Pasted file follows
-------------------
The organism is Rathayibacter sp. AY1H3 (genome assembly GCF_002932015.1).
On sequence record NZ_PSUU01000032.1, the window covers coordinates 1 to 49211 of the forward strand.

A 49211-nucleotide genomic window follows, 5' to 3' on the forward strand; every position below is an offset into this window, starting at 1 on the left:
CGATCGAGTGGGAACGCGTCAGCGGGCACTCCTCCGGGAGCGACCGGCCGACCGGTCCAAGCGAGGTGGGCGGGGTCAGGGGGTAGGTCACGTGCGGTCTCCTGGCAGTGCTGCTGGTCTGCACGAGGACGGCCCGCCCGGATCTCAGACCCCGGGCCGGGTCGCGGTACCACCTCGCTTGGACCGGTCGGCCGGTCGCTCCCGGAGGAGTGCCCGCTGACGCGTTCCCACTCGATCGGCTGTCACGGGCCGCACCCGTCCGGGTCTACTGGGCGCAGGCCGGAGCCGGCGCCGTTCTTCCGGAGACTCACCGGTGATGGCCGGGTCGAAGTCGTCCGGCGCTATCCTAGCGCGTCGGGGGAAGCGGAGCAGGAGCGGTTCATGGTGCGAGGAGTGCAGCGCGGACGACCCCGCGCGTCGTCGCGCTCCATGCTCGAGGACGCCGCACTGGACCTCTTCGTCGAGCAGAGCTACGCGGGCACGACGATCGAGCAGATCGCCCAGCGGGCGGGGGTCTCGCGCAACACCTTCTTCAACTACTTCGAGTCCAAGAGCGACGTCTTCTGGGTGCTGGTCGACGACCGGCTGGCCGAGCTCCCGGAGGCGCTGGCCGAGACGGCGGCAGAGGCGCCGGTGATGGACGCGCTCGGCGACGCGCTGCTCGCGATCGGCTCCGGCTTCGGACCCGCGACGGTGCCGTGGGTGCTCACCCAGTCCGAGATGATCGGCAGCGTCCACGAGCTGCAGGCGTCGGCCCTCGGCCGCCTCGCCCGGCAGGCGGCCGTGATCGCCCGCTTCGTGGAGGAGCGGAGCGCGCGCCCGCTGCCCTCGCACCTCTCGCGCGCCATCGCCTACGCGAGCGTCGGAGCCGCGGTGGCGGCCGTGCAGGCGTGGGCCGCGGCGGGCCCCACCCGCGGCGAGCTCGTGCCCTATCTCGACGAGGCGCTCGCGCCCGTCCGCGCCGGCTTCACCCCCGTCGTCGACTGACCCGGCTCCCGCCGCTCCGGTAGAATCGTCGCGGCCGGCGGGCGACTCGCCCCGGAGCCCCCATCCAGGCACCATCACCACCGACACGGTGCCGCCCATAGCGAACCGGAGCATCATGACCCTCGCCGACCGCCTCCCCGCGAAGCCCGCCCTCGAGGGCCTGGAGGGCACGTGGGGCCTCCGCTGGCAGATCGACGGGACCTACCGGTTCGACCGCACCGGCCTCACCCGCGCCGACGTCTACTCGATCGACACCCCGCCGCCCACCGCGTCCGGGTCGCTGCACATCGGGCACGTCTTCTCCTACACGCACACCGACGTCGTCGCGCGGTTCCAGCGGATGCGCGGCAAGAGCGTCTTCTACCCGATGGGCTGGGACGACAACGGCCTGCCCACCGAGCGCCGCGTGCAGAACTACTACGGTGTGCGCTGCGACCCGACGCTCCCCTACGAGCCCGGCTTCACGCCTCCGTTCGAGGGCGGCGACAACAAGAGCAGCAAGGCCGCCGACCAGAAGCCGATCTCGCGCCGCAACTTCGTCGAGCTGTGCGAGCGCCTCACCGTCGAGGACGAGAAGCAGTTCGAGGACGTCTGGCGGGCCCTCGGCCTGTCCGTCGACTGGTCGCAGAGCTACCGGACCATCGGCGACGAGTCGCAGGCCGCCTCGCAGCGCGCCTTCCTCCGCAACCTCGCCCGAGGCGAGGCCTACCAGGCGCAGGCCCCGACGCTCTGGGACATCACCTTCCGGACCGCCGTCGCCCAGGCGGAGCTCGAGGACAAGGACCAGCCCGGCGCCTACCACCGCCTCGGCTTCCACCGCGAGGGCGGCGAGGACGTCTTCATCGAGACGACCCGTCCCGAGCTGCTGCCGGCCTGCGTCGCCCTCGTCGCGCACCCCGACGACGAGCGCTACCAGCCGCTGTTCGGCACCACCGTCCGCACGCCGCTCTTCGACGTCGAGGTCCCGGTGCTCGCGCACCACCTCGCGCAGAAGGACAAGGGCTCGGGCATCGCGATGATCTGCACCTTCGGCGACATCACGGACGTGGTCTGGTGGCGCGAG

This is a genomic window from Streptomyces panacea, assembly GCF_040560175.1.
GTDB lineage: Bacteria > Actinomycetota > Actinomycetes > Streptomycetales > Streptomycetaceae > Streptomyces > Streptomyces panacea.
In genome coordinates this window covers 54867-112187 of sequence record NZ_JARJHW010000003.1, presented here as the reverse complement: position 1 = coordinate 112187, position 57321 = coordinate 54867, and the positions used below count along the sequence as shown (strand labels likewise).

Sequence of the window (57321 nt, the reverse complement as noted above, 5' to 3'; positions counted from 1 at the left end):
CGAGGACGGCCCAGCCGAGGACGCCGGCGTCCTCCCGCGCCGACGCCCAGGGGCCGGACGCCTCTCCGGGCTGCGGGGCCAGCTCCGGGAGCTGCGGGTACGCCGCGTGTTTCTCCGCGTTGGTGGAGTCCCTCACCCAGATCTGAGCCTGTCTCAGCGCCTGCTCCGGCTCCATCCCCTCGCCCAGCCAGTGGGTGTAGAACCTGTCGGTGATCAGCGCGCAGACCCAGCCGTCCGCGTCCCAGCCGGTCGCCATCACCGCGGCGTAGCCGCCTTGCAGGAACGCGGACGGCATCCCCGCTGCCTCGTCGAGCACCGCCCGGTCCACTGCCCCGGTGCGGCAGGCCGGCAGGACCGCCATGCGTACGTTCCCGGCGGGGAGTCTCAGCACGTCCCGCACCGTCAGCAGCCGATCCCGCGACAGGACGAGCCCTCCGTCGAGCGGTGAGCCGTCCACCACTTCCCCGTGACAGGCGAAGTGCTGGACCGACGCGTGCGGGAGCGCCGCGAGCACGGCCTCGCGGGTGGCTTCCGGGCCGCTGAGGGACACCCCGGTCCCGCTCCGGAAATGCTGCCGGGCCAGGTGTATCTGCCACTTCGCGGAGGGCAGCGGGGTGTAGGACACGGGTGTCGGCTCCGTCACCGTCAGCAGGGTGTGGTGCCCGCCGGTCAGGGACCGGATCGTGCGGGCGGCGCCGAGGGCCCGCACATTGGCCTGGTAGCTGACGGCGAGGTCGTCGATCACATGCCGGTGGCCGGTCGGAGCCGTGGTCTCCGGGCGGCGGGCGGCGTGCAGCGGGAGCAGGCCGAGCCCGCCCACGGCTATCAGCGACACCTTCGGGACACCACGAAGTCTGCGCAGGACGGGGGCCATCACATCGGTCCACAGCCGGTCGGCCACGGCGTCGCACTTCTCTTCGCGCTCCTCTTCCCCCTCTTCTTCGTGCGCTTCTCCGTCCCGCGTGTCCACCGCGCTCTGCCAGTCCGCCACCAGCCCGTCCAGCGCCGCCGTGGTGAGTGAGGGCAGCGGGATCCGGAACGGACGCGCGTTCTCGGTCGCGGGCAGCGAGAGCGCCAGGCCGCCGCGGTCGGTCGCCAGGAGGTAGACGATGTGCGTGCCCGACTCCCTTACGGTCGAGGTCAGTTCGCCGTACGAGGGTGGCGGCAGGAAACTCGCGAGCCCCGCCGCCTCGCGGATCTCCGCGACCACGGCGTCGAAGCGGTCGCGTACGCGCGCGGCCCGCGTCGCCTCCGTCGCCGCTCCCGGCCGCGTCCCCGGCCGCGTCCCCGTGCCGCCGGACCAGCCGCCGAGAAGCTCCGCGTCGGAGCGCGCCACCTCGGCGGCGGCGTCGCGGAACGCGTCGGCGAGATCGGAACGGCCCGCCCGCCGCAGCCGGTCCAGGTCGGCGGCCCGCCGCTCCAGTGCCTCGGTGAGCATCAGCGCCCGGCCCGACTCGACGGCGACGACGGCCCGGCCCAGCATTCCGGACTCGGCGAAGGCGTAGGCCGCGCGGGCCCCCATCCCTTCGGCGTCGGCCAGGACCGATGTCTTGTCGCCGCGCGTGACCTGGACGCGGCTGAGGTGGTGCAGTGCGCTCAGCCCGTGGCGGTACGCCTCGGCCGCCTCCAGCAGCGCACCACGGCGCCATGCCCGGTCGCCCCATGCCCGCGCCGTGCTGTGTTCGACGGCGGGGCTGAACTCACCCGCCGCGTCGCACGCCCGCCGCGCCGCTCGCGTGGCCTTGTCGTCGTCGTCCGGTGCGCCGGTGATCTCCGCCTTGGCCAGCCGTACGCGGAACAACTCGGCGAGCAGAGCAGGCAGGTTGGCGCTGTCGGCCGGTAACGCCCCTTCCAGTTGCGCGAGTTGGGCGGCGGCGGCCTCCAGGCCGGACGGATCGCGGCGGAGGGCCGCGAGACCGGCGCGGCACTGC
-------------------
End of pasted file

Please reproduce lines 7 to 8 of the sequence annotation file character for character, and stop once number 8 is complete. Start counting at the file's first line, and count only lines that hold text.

In genome coordinates this window covers 54867-112187 of sequence record NZ_JARJHW010000003.1, presented here as the reverse complement: position 1 = coordinate 112187, position 57321 = coordinate 54867, and the positions used below count along the sequence as shown (strand labels likewise).

Sequence of the window (57321 nt, the reverse complement as noted above, 5' to 3'; positions counted from 1 at the left end):